Driving along the ribbon-like road felt as though we were on a different planet. I was starting to get a bit twitchy when I spotted a lone farmhouse in the distance. Eureka! I turned onto their long drive with five minutes to spare.

Their homestead oozes charm – and animals. A selection of horses and large goats watched me park the car. And they weren’t the only ones who thought we were captivating.
Cats burst out of from nowhere. Little ones, big ones, lots of tabbies with a couple of black ones added into the mix, they all bundled up to say hello. While this was fun for me, they had a different reaction on Max.

Regularly mugged by Kitten-Claus when asleep, Max, the big wuss, seemed convinced they were about to gang up and give him a good old muzzle slapping. He stood next to me, smiling nervously at the swarm of fascinated felines.

Doctor Alice came out of the house and shooed them away. Ever tried getting a cat to do something it doesn’t want to do? Yep. It never works. She had a better idea.

Christian!” she hollered towards the house. “Feed the cats, please, I have a nervous dog here.”

Max, now surrounded and having his legs rubbed by a kitten, was looking like a condemned canine.

A couple of minutes later, a window opened and handfuls of feed were chucked outside. Like magic, all tails shot up and the cats bounded off meowing for breakfast on the patio.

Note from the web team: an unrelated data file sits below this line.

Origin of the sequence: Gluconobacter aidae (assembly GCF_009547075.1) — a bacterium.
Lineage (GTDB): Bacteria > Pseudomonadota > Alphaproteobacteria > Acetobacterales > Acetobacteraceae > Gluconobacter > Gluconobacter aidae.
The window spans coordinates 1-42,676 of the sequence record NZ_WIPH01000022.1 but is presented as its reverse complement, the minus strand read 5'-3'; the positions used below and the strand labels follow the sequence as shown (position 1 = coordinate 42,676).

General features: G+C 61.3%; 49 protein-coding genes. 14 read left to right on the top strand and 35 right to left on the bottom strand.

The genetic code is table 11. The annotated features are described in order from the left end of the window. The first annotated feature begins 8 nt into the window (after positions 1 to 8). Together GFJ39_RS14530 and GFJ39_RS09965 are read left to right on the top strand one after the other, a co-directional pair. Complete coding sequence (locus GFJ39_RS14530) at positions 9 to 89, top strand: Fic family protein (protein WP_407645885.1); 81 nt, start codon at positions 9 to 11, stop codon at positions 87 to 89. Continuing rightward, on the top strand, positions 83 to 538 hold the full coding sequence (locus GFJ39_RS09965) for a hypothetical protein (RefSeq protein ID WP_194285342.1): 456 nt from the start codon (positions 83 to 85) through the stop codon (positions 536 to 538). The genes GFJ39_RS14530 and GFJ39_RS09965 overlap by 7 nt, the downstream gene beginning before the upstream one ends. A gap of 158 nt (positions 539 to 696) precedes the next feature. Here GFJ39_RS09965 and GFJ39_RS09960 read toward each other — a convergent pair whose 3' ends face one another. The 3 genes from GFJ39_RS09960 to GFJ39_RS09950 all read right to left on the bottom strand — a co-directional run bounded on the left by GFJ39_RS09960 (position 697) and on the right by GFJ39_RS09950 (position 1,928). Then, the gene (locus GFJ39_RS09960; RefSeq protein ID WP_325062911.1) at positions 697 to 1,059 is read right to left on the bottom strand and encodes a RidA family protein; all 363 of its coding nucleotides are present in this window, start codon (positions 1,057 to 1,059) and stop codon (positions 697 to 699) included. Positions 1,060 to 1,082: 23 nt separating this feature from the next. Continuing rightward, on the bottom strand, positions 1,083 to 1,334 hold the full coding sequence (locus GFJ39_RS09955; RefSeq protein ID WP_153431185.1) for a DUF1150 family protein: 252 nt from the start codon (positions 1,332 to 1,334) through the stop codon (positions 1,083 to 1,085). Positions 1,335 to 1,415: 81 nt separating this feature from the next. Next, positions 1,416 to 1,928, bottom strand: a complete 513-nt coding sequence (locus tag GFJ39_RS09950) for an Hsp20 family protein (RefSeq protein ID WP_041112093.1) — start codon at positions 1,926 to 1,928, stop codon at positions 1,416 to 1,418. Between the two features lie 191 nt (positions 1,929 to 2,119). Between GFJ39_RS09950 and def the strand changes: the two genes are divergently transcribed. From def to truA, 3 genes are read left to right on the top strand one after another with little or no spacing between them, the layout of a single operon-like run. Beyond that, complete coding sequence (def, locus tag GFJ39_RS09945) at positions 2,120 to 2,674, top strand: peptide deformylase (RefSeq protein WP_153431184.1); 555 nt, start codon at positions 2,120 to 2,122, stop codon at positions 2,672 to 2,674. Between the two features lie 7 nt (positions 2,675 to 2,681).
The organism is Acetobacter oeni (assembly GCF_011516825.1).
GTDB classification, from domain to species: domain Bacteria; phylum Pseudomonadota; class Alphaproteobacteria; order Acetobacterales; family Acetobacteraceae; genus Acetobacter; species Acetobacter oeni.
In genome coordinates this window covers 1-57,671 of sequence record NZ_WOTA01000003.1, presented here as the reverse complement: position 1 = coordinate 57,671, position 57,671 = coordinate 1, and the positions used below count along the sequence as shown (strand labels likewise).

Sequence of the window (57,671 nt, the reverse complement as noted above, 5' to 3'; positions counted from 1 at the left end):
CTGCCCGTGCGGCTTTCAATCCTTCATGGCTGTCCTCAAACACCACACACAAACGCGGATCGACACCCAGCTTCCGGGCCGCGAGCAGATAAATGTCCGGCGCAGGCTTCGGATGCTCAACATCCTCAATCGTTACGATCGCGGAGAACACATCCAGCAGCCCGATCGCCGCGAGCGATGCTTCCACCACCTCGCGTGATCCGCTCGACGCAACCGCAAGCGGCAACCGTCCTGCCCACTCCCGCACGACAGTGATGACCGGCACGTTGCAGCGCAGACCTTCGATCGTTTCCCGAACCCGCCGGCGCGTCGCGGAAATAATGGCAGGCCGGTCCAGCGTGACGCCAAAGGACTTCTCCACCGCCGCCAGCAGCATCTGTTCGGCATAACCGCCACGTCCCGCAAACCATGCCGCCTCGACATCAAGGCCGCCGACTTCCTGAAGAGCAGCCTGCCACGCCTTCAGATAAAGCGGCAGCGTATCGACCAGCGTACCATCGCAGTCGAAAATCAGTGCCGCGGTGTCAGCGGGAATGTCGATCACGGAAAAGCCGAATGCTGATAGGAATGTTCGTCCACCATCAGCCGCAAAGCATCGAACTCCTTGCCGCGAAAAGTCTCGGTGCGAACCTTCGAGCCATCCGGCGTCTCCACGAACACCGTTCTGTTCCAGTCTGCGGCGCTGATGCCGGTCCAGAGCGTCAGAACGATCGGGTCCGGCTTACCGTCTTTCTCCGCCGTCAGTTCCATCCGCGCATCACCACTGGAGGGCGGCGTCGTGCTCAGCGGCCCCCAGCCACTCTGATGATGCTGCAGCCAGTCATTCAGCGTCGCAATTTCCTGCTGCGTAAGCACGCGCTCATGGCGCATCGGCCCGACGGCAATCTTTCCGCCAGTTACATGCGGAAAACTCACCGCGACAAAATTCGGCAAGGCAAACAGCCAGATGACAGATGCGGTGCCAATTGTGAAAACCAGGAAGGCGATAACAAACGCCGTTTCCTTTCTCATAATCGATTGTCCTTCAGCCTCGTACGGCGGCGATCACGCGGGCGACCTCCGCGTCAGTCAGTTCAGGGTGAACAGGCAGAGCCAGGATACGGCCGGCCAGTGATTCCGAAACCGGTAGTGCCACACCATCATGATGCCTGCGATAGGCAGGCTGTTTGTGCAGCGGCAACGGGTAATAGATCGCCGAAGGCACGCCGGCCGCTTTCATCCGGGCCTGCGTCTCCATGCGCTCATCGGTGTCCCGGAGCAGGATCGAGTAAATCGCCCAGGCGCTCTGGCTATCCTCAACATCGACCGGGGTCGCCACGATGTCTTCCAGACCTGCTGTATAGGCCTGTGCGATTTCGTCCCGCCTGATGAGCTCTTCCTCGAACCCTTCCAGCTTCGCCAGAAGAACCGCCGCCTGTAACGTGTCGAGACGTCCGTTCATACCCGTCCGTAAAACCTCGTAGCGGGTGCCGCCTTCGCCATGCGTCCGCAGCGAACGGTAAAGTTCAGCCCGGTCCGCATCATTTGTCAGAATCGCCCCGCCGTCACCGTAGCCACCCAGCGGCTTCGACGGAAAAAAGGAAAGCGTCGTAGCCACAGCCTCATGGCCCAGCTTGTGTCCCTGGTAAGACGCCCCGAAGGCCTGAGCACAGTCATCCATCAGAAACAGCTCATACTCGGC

“That worked well,” I chuckled. “Gosh, Doctor Alice, how many animals do you have at the moment?”

“Ooh, good question. Well,” she said, starting to count, “we have nine, no, ten cats, umm, yes, 16 horses, those goats,” she added, pointing at the bleating Greek chorus, “and a few sheep.”

I nodded, my theory confirmed about Doctor Alice being an inveterate rescuer of injured and abandoned animals.

“Let’s go inside before the cats come back,” she added. “I’ll just put our dog in a different room.”

She had forgotten to include the dog in her family roundup.

Spray Used to Calm Max
We walked into the cosy farmhouse kitchen, it’s very typical of the style in this area. An open fire warms the room, no doubt heating the others behind and above. Max beamed anxiously at Doctor Alice, who considered his behaviour.

“Yes, I can see he is not so confident. This will help.”

With that, she grabbed a small bottle, opened Max’s mouth and squirted liquid onto his tongue.

“You should buy some for him. It’s a natural product that will help him relax during stressful periods.”

Max was now wandering around the kitchen, looking as though he’d just swallowed a plum. I’m not sure whether it calmed him down, but he certainly didn’t open his mouth again for a while.